Unlike other Democratic candidates for governor, Polis did not make rolling back portions of Colorado’s Taxpayer’s Bill of Rights to allow the state to keep money generated by existing taxes a key part of his platform. He said Monday that if elected, he would allocate significantly more money for K-12 education out of the general fund.

How much money will go to education versus other needs is a constant debate in the legislature, with Republicans arguing that roads and other infrastructure needs have lost out.

Stapleton said he is “adamantly opposed” to Amendment 73 in part because there is not enough accountability for how the money would be spent. He pointed to rising administrative costs in many school districts, costs that have outpaced growth in enrollment, as well as the share of districts’ personnel budgets that goes toward paying pension costs.

“If you don’t earmark money, money finds its way to places you never expected and maybe not in the most effective way for kids or into the classroom,” he said.

As treasurer, Stapleton advocated for changes to the pension system that put more of the responsibility for fixing unfunded liabilities on teachers and retirees. At the same time, many observers say pension costs are partially responsible for stagnation in teacher pay.

“I will do whatever I can through executive order to make it possible for everyone in this room to get line-item details on what’s being spent in any school district,” he said. “Until we get numbers and transparency, we won’t be able to get to the root of the problem.”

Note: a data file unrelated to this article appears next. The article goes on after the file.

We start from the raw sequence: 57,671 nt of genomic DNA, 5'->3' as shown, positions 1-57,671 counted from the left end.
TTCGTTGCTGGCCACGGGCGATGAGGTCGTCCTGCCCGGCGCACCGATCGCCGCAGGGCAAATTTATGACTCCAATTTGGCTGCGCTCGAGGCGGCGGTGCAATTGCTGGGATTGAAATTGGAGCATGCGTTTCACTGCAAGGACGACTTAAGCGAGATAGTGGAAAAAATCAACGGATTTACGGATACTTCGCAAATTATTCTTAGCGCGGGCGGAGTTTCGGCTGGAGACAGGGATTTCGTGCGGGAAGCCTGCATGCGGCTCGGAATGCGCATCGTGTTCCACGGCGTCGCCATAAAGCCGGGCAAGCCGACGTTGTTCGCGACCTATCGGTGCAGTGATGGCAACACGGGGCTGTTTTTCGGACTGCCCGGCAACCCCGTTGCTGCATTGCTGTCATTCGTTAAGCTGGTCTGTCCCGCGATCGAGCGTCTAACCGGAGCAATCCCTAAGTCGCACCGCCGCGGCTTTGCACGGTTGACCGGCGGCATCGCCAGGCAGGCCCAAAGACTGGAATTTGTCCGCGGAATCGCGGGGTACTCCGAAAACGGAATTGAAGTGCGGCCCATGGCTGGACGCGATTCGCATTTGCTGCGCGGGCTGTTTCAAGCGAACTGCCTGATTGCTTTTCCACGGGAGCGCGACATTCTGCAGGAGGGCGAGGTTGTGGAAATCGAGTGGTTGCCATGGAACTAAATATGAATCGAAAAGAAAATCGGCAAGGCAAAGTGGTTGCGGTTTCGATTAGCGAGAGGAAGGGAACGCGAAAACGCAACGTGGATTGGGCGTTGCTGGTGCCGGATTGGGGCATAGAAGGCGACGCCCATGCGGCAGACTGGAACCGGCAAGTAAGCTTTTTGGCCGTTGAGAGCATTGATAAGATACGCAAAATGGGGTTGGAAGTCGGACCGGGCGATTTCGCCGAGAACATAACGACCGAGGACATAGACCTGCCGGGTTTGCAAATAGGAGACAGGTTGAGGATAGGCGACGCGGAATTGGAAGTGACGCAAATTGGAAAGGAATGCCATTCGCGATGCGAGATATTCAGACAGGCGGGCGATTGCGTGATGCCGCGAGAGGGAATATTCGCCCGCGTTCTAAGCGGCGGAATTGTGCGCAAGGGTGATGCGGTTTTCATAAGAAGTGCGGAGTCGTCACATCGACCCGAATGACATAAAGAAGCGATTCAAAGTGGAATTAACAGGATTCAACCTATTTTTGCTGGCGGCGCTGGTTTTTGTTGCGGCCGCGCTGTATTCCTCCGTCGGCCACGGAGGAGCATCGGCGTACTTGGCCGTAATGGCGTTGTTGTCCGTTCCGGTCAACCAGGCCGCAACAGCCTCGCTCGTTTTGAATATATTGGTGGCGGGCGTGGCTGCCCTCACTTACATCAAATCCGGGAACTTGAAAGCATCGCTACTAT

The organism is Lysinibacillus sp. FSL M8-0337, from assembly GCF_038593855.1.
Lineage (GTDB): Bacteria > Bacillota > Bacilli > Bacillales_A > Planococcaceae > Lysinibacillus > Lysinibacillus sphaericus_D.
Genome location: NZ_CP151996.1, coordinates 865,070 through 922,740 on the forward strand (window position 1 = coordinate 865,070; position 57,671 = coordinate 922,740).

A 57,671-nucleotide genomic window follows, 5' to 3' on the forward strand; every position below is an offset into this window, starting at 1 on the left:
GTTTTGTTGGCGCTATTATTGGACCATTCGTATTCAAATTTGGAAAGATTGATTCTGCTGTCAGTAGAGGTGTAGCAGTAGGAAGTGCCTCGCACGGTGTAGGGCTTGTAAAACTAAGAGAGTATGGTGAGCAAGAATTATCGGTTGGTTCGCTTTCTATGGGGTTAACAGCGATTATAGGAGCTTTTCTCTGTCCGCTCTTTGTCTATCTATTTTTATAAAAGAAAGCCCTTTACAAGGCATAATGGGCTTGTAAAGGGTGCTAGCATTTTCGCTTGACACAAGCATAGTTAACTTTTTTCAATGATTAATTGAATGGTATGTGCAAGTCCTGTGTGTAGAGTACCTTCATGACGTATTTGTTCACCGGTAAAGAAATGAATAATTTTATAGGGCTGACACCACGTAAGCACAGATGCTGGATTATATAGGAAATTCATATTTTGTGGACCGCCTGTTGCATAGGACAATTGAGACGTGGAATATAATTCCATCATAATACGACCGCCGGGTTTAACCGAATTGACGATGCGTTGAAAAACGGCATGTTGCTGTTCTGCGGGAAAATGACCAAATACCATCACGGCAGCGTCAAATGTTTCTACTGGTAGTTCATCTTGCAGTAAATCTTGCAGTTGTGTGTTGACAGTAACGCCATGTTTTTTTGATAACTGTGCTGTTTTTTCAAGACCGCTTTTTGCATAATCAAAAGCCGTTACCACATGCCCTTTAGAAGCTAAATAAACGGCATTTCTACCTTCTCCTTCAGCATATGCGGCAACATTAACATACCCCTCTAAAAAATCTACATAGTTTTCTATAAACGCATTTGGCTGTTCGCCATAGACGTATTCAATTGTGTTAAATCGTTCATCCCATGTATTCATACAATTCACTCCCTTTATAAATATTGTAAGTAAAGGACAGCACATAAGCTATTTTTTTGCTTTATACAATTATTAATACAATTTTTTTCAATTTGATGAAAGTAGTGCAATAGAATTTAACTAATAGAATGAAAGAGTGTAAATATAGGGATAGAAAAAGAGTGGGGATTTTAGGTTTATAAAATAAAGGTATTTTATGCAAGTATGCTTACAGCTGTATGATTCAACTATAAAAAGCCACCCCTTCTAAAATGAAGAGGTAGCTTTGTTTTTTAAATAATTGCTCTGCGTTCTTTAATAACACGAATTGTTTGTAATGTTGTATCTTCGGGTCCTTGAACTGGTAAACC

Colorado’s system of “local control” has granted school districts significant autonomy in everything from curriculum to salaries. Schools have to report how much they spend on administrative costs, but there is not consistency about what goes into that portion of the budget.

On expanding school choice

Colorado law allows students to enroll in any school that has room for them and can meet their needs, but some parts of the state have far fewer options than others. And transportation remains a barrier everywhere to students who want to attend schools outside their neighborhood or town.

Without offering a detailed proposal, Polis said he wants to work on solving the transportation problem for Colorado students.

“That’s going to be an important part of taking the charter school movement to the next level,” he said. “You can’t take the transportation side out if you truly want the market mechanism of choice to lift all boats and improve student performance and make sure every child has access to a world-class education.”